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Postmortem: Poptop Software's Tropico
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Postmortem: Poptop Software's Tropico

October 10, 2001 Article Start Page 1 of 3 Next

In the spring of 1999, Poptop had just wrapped up development on the successful Railroad Tycoon II (RT2) and its expansion, The Second Century. At the time, Poptop was staffed by the overwhelming count of four artists and two programmers. Being that small, we had had no time to think about anything other than the current project, and suddenly we found ourselves sitting around a table, eyes still slightly glazed from the inevitable project-end rush we had just gone through, looking for new ideas.

These were uncharted waters for Poptop. RT2 had been based very closely on Sid Meier's classic Railroad Tycoon. The original Railroad Tycoon had been an inspiration, a design manual, a blueprint for making a good game, and a launching point for new ideas. The upside was that a good part of the design work had been done for us. The downside, as we were to find out on our next project, was that it left us a bit naïve about the effort it would take to create a new game from an original idea.

As we sat around our company card table, brainstorming ideas, one idea quickly jumped to the forefront. The idea of taking a building game and putting a political game on top of it had captured everyone's imagination. With our creative energies renewed by a fresh idea and the thrill of starting a new project in our hearts, we rushed off to create Tropico — each of us in our own way.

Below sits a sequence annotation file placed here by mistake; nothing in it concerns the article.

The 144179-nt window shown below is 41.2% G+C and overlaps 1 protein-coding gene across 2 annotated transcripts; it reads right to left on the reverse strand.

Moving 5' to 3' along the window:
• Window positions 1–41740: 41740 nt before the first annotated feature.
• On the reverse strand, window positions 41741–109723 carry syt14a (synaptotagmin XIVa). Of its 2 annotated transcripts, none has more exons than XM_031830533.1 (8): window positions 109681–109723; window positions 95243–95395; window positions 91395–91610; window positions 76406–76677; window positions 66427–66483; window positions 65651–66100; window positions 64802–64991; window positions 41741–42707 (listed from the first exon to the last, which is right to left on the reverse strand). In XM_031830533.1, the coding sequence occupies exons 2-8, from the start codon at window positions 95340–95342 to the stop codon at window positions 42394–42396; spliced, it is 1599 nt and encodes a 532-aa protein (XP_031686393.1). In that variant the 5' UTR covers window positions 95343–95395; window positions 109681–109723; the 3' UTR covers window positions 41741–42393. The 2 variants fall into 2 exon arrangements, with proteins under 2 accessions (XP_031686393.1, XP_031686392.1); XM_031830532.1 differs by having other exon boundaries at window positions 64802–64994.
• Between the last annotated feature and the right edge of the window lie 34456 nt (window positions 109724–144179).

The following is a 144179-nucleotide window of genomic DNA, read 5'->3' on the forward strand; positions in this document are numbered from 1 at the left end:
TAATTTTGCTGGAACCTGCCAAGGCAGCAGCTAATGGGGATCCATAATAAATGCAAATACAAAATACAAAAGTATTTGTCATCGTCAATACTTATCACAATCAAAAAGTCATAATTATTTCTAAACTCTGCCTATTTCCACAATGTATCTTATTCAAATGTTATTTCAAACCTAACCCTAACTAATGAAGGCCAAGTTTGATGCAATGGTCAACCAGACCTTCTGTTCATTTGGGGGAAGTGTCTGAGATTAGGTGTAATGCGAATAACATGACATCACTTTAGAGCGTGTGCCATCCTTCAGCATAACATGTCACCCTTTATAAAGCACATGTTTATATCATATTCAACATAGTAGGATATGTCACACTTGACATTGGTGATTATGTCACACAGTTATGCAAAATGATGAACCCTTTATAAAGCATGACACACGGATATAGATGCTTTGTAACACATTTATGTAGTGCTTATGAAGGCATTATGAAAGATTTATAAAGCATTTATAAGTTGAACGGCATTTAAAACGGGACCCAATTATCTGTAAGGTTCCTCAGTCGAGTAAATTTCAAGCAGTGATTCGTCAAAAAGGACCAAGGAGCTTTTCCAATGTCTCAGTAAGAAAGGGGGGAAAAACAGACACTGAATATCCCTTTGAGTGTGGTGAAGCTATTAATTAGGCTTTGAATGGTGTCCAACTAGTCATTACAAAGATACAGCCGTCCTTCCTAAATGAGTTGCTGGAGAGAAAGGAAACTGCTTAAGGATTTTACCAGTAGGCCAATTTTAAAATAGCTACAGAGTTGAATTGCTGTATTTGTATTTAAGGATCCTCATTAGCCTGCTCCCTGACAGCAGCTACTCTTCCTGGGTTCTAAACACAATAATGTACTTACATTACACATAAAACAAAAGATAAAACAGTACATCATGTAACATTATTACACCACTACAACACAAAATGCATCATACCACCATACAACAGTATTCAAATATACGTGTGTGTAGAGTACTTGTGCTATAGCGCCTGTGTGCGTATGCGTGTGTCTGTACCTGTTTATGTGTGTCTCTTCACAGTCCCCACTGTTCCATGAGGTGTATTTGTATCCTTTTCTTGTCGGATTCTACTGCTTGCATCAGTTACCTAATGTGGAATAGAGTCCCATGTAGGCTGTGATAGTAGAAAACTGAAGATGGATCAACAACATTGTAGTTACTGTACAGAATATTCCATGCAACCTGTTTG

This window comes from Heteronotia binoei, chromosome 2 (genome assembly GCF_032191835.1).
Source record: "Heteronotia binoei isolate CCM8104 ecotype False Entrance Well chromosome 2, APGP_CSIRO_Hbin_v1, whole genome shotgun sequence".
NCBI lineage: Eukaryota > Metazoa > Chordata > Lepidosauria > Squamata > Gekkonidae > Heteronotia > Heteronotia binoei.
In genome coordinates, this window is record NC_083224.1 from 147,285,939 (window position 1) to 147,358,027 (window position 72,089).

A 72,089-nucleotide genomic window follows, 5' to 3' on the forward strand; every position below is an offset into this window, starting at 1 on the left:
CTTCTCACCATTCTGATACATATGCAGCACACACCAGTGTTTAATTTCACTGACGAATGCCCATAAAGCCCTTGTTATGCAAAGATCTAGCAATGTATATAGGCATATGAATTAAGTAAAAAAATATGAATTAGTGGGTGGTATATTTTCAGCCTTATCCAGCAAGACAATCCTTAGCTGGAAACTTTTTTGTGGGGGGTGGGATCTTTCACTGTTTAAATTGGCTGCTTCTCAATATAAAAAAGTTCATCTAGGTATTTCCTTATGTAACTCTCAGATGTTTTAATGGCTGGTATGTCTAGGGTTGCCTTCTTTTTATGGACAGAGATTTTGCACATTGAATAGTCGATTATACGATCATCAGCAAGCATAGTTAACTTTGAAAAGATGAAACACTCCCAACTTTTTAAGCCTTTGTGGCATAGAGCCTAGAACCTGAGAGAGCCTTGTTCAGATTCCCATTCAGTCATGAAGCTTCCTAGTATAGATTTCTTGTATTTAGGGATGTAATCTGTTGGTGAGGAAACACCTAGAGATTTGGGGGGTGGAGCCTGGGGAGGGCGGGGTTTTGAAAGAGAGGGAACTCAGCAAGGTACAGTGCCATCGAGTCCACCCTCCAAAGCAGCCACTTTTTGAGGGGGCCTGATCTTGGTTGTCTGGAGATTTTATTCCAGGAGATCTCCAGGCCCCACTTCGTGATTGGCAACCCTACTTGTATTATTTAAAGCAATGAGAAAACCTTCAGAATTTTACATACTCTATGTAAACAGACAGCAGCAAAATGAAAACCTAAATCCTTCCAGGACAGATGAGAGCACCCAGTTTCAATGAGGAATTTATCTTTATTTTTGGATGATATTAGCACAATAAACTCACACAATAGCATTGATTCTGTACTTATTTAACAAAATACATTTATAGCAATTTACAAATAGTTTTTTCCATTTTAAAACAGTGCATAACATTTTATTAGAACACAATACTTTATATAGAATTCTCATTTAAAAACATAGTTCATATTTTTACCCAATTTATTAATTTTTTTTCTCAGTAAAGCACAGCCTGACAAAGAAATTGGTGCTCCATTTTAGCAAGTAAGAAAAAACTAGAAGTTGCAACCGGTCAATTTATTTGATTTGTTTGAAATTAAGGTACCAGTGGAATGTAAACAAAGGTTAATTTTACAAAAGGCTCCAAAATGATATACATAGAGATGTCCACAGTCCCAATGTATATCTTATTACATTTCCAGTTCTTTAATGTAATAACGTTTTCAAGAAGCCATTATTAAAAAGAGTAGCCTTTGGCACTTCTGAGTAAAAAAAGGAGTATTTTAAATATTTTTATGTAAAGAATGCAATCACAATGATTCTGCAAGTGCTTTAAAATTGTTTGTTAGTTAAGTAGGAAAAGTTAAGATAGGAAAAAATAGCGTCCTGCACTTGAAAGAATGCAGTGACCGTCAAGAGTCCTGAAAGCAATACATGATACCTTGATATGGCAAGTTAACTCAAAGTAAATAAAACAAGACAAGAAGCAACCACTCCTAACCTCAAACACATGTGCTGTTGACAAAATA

Actually, it wasn't that bad. We did discuss major elements of the game. We knew that it would have buildings and people that the player would not control directly. We knew it would use the RT2 engine but would be more ambitious than RT2 had been. As we rushed off to begin development, that was about all we knew — and, as we were to discover later, each person on the team didn't even share the same vision about the things we thought we did know.

During the project, Poptop grew to the bloated size of 10 employees — seven artists and three programmers. It is a testament to the talent and hard work of this team that we ended up with a strong, fun product in spite of the pitfalls that we encountered along the way.

Article Start Page 1 of 3 Next

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